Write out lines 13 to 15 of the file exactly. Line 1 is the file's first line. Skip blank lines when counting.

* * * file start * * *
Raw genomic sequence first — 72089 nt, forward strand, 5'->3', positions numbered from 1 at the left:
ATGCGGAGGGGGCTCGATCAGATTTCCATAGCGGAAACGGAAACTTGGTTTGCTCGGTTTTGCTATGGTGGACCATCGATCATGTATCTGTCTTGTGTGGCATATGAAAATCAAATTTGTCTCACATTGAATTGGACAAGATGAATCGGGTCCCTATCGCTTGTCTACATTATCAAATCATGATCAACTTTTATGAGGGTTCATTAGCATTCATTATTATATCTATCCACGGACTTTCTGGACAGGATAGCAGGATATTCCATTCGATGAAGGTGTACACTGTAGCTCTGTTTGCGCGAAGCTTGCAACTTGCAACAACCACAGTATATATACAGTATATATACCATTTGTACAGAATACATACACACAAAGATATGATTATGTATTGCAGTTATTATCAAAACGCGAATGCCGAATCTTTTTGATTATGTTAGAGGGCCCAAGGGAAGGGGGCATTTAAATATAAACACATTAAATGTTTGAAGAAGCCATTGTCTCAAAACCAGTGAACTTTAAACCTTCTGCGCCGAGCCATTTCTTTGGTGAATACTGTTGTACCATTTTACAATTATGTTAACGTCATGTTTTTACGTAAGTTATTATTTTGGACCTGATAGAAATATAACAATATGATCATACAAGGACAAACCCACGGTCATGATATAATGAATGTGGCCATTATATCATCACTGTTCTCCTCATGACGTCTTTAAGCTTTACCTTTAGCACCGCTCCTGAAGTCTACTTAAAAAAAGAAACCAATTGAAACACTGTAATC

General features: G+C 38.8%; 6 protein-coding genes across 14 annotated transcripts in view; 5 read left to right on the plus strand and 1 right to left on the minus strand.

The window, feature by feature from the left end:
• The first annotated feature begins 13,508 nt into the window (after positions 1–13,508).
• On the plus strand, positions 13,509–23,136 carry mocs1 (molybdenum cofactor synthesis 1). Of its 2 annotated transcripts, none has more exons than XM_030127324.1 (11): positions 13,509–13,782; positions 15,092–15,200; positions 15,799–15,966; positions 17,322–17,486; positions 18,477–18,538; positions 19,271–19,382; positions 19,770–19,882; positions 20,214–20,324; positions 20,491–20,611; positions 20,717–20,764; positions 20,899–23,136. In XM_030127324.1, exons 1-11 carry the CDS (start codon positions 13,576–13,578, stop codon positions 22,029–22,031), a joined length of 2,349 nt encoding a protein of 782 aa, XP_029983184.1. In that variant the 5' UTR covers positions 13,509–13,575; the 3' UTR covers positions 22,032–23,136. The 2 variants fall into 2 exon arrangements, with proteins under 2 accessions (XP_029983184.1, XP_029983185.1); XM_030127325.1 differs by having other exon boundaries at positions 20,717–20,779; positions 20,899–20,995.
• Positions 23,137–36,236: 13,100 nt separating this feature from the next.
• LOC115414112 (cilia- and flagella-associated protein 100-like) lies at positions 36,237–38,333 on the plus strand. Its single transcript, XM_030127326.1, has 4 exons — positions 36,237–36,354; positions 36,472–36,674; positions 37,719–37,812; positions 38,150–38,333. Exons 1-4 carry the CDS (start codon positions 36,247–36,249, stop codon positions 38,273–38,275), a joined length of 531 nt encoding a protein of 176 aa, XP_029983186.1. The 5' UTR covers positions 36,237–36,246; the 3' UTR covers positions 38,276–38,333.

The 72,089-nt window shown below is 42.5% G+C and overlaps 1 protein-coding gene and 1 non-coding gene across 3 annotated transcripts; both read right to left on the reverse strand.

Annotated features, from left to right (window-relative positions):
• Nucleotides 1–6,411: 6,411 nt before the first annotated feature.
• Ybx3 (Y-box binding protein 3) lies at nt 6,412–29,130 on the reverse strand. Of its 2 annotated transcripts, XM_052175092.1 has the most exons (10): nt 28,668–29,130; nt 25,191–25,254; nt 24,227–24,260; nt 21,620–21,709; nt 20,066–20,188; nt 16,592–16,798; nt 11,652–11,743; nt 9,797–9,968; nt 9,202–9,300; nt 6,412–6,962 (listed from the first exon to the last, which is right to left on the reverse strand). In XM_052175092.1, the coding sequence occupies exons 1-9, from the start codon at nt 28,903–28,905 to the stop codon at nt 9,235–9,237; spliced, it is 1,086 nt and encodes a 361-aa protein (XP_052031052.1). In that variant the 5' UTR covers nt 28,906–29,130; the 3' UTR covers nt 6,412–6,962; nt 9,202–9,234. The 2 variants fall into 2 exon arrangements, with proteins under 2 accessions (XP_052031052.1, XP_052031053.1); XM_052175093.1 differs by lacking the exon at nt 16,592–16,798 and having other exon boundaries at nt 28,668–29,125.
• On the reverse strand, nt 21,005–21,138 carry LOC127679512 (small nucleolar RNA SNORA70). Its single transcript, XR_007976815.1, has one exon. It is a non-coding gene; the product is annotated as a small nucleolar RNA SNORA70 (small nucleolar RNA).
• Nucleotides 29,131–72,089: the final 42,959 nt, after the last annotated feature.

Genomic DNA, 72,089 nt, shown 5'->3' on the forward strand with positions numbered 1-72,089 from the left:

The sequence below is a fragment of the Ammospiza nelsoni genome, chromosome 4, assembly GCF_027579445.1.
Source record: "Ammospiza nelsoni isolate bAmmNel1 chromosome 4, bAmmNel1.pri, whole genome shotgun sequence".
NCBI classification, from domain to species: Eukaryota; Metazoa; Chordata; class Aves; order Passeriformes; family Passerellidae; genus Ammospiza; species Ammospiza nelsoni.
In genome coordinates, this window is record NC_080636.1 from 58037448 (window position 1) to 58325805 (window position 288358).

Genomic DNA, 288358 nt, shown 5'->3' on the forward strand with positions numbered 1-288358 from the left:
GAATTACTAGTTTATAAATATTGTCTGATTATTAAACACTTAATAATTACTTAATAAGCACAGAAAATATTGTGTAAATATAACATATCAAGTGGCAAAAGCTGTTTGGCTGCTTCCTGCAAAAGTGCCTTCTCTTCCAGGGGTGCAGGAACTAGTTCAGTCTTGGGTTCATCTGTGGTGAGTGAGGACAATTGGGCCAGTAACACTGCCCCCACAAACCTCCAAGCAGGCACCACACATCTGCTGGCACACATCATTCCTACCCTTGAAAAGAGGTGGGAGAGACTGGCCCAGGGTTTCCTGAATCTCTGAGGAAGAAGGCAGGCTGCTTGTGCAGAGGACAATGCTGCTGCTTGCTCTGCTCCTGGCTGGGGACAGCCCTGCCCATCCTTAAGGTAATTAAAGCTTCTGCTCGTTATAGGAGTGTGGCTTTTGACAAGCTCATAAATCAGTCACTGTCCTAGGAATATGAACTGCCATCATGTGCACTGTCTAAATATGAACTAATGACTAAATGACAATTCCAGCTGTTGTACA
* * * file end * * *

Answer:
• On the reverse strand, nt 21,005–21,138 carry LOC127679512 (small nucleolar RNA SNORA70). Its single transcript, XR_007976815.1, has one exon. It is a non-coding gene; the product is annotated as a small nucleolar RNA SNORA70 (small nucleolar RNA).
• Nucleotides 29,131–72,089: the final 42,959 nt, after the last annotated feature.

Genomic DNA, 72,089 nt, shown 5'->3' on the forward strand with positions numbered 1-72,089 from the left: